Sophisticated code of the sort used in Russian Government cyberweapons could be seeping into the commercial malware wielded by the country's criminals, a security firm has suggested after analysing the apparent cross-pollination in a previously unknown piece of malware called 'Gyges'.
Frustratingly, US security startup Sentinel Labs doesn't say where it encountered Gyges nor whom it was targeting, simply that it first encountered it in March 2014.
Gyges is certainly an oddity, showing a gap between the sophisticated code that allows it to bypass defences - the bit Sentinel ascribes to a possible government programme - and the more quick and dirty executable that directs the payload.
The clue is in the relatively complex and arcane techniques used by Gyges to beat sandboxing and security products that run or 'emulate' suspected malware to see what it does. It also includes code that makes it harder to reverse engineer or debug some of its inner workings.
Other parts of the 'government code' carry out data theft, screen capturing, credential keylogging and eavesdropping on network traffic while the commercial element of the programme executes ransomware, botnetting and online bank fraud.
How does the firm know the evasion code was used in government cybwerweapons? The firm doesn't go into much detail but says it detected it in previous targeted attacks, code for small-scale attacks carried out against specific organisations or individuals. It is also inference; no commercial malware would have access to such sophisticated mechanisms or would go to such lengths to use obscure, almost experimental techniques.
Gyges further uses what the firm calls a hooking bypass 'logic bug' in Windows 7 and 8, the sort of unusual exploit normally jealously guarded by the need-to-knows who write government malware.
If the analysis stands up - and the evidence presented by Sentinel Labs is still a bit thin - Russian Government malware has somehow escaped to be used by commercial malware writers, a slightly worrying trend although one that has long been predicted by security experts.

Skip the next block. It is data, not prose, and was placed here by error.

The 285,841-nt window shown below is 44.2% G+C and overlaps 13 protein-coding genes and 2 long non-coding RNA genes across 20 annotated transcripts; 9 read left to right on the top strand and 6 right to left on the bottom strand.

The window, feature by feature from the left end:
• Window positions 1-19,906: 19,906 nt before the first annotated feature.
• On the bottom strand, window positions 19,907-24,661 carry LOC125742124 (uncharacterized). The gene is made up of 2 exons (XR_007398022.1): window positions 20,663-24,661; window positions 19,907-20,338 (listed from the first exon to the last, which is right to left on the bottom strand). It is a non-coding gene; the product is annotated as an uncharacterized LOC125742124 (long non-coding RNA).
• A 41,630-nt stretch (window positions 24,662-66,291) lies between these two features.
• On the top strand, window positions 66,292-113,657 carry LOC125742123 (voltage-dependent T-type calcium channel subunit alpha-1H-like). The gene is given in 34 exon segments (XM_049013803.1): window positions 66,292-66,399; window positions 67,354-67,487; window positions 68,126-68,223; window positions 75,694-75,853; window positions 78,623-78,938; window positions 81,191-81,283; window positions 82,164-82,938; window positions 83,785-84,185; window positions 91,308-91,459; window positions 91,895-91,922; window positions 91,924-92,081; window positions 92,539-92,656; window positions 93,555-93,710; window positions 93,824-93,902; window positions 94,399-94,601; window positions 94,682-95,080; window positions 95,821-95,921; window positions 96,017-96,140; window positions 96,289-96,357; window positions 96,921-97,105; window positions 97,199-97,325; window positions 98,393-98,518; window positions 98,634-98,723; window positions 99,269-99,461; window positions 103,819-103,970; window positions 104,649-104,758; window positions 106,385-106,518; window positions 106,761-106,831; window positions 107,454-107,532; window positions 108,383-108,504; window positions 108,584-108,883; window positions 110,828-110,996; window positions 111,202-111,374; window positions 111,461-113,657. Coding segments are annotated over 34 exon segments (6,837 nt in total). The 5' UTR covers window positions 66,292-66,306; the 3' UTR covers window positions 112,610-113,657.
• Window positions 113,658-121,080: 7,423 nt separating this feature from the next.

The implication is that the Russians outsource at least part of their cyberweapon development to commercial malware writers. If so, it's hard to believe they would be pleased that some of it has now turned up in a criminal campaign because government malware needs absolute secrecy to do its job.
"It comes as no surprise to us that this type of intelligence agency-grade malware would eventually fall into cybercriminals' hands," wrote Sentinel Labs research head, Udi Shamir.
"Gyges is an early example of how advanced techniques and code developed by governments for espionage are effectively being repurposed, modularized and coupled with other malware to commit cybercrime."
Russian state malware is still fairly poorly understood, drowned out by the raging fuss over alleged Chinese state attacks on US organisations. This seems to be part of the general dismissal of Russia as an opponent worth worrying about; the West, it seems, just doesn't rate Russia as a cyber-power.
This is starting to look pretty complacent. Evidence of fairy sophisticated attacks from within Russia has trickled out in recent months, in particular the 'Snake' (aka 'Turla' or 'Uroburos') malware that has been traced back as far as 2005. If the Russians have been hard at it in the cyberweapon stakes, their campaigns are not a new phenomenon.
Interestingly, earlier this month Finnish security firm F-Secure published an analysis of another piece of malware called Cosmu, which it suggested could be a Russian cyberweapon that had re-used ancient code from a commercial Trojan.
The inter-mixing of money-making malware and cyberweapons might, in fact, we quite well advanced without that being apparent until now.
Whether this matters is moot. If criminals can access advanced techniques then that makes them more potent. But if criminals can access advanced malware then that reduces the impact of government-level atttacks because they will be detected earlier.